Can India and Britain take ties to a new level while keeping China at bay in Indo-Pacific?
- Despite recent tensions between the two countries, a post-Brexit Britain sees India as a key partner in its reimagined Indo-Pacific strategy
- But analysts say India and Britain need to work together in the region to advance their geopolitical goals, with the containment of China among the top priorities
Soon thereafter, New Delhi summoned the British High Commissioner for a reprimand over “unwarranted” interference in its internal matters.
Foreign policy experts in New Delhi say three factors are driving the new policy. First is Britain’s need for new trading partners now that it is no longer in Europe, with the vision of a “Global Britain” looking beyond Europe for more opportunities in commerce and investment.
Third, Britain’s closest ally, the US, which also seeks to contain China, has announced that the Indo-Pacific region is a priority, as seen in the March 12 virtual summit of the Quad – the quadrilateral security framework involving Australia, India, Japan and the United States. The summit demonstrated, among other things, US President Joe Biden’s seriousness in wanting to keep the Indo-Pacific secure from Chinese expansion, and analysts say that Britain aims to fall in lockstep with Washington on the issue.
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Notwithstanding the contretemps over the farmers’ protests, Harsh K. Pant, the head of strategic studies at the Observer Research Foundation, believes that India and Britain are poised for closer ties. He said Britain’s post-Brexit meritocratic immigration policy, along with its move to co-sponsor a motion at the UN censuring India’s rival Pakistan for failing to stop the financing of terrorism, have helped put the relationship on more stable ground.
Even though tensions between India and China at their shared Himalayan border have eased, no lasting solution has been agreed upon. New Delhi now realises it needs the US to help it constrain Beijing on this and other fronts, and that it also needs to shore up partnerships with midsize democratic powers like Britain.
“Compared to its ties with Japan, Australia and France, the UK remains a relatively untapped strategic partner for India – a fact that is driving New Delhi to invest more political capital into the relationship,” Pant said.
New Delhi’s choice of Johnson to be the chief guest at its Republic Day celebration in January was significant, although he had to cancel owing to a coronavirus surge.
The document outlining Britain’s refurbished, post-Brexit foreign policy, the “Integrated Review”, which was published on Tuesday, calls China the “biggest state-based threat” to Britain’s economic security and a “systemic challenge” to its prosperity and values.
In calling for the “reinvigoration” of the relationship with New Delhi, the document outlines the shift towards Indo-Pacific countries, pointing to India as one of the “growth engines” of the region and a natural counterweight to China, given its democratic system of governance.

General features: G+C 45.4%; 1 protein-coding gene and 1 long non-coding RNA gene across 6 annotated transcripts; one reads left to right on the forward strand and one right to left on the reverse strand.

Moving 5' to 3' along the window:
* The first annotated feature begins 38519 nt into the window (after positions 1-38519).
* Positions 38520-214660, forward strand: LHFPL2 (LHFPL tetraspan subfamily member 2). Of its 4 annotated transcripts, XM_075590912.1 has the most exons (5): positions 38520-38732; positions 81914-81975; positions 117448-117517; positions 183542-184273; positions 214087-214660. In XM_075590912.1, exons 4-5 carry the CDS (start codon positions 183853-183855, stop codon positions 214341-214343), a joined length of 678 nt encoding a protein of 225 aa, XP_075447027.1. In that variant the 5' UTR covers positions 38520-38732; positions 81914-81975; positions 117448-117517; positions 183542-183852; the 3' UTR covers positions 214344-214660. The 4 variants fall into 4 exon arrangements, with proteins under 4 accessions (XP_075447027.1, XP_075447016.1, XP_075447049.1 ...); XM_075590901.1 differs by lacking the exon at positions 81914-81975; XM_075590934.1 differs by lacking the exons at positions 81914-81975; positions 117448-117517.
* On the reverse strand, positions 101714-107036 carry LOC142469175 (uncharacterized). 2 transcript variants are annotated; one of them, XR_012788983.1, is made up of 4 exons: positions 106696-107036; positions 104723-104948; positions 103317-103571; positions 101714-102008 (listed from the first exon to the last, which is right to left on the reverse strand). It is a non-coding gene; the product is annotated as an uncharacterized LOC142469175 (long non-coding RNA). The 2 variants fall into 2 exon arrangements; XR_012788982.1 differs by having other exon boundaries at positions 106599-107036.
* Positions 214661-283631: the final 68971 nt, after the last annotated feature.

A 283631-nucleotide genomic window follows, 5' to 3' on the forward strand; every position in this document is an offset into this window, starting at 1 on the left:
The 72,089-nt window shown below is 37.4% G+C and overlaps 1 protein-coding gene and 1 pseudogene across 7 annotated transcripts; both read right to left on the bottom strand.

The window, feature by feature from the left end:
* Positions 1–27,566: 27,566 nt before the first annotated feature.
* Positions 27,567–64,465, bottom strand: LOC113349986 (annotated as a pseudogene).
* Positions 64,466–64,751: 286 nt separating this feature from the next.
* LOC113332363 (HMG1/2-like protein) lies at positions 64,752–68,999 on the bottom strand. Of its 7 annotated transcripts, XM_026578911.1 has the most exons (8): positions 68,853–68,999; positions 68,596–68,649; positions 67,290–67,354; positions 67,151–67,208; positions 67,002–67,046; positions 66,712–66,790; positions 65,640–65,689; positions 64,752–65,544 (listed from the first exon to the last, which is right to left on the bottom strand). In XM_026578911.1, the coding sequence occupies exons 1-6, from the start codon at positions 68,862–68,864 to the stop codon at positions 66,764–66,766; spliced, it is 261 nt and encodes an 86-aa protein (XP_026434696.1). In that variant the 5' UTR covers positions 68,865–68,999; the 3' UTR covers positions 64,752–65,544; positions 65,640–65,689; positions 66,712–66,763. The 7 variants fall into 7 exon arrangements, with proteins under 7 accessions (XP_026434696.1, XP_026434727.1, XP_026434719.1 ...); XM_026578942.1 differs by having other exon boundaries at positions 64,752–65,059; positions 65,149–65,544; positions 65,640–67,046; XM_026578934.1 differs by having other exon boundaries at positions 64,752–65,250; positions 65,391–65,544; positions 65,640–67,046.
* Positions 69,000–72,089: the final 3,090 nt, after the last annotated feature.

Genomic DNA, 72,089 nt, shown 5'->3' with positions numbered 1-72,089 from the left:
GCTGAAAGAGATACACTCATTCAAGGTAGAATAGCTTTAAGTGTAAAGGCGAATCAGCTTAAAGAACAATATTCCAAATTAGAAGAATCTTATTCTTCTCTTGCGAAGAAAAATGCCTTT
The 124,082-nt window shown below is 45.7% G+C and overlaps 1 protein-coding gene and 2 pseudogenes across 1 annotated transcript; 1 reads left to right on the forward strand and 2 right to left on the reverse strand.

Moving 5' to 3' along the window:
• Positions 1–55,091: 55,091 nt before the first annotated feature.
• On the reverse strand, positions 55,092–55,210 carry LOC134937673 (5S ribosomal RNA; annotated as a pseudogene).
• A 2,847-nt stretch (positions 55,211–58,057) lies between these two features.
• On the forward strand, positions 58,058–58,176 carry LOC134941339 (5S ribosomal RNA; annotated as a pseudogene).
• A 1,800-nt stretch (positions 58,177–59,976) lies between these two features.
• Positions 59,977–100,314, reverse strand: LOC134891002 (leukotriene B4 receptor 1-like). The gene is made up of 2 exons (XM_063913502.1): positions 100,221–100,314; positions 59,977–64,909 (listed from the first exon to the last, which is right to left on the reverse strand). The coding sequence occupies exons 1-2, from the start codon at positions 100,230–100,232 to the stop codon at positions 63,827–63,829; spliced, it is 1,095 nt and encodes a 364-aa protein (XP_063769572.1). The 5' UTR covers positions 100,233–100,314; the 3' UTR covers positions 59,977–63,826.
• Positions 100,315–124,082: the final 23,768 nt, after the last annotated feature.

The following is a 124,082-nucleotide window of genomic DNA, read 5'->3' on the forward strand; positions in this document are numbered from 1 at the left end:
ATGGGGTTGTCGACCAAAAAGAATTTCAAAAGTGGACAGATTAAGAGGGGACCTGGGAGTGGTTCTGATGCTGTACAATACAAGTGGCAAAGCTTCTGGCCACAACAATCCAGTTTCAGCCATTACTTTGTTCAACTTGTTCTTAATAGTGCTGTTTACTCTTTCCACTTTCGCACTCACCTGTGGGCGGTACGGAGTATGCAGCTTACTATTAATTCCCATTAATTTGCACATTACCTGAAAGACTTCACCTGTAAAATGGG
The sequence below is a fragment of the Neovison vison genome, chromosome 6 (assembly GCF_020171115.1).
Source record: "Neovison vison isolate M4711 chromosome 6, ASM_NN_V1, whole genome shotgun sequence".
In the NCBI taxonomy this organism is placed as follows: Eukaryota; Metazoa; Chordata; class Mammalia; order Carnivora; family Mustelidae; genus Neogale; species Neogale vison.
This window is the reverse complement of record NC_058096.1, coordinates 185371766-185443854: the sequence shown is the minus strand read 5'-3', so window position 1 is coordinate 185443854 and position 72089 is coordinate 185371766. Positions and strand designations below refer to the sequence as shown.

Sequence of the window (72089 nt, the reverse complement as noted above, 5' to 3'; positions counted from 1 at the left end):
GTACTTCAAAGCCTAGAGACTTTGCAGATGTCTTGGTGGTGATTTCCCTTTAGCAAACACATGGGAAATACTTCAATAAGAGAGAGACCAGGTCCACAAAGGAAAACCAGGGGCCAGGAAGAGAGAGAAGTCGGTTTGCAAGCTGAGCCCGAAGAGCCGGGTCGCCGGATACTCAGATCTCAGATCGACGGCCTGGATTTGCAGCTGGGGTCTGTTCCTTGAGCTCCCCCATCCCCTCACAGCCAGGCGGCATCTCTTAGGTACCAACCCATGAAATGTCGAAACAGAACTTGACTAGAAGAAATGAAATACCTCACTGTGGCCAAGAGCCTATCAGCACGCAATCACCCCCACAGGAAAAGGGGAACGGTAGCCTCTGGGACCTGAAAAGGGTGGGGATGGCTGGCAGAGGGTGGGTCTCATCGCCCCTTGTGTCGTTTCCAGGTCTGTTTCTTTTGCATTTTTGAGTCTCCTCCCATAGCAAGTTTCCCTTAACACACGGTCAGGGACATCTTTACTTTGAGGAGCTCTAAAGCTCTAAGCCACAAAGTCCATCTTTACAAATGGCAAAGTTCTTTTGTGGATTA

Some analysts believe that the Indo-British relationship has been marred in the past by a mismatch in approach. Nostalgia-inclined Britain, they say, has erroneously overstressed colonial ties and the two nations’ shared history. India, on the other hand, has been trying to move past these irrelevant vestigial residues to push the relationship onto a more hard-nosed, contemporary footing.
Indian officials see the comprehensive re-evaluation of Britain’s place in the world, as embodied in the Integrated Review, as pivotal to appreciating the role New Delhi can play in the region.
“We’re hoping there will be a proper convergence of views going forward,” said a former Indian ambassador to Britain, who requested anonymity due to the sensitivity of the issue. “London’s fresh foreign policy approach gives us a good chance to enter a new phase with a clear head and more concrete shared interests than a colonial past.”
He added that Johnson’s trip to India in April will be his first major international trip since Britain‘s departure from Europe – an indication, he said, of the greater geopolitical importance placed on the Indo-Pacific.
But India, too, is forging new ties. With Britain out of Europe, economist and Bloomberg columnist Mihir Sharma said, India is keen to develop its own independent relationships with European countries, with London becoming less important.
Nor, he said, will India be a pushover in trade negotiations.
“If Britain thinks that negotiating a trade agreement is going to be easy, it is in for a nasty shock,” Sharma told This Week in Asia. “All that nostalgia and ‘shared history’ won’t impact negotiations at all. India will push hard for easier work visas for its professionals and students and easier immigration rules.”
Pant said there was far from perfect symmetry between Britain and India on certain issues, but added that Britain knows that many of its assumptions about China have proved unfounded and that if it wants to play the Indo-Pacific game, it will have to make concessions to New Delhi.
After all, if trade with China decreases, what better option than India’s huge market?
“The UK’s Indo-Pacific tilt demonstrates there is more than sufficient congruence to pursue a far deeper relationship with India,” Pant said.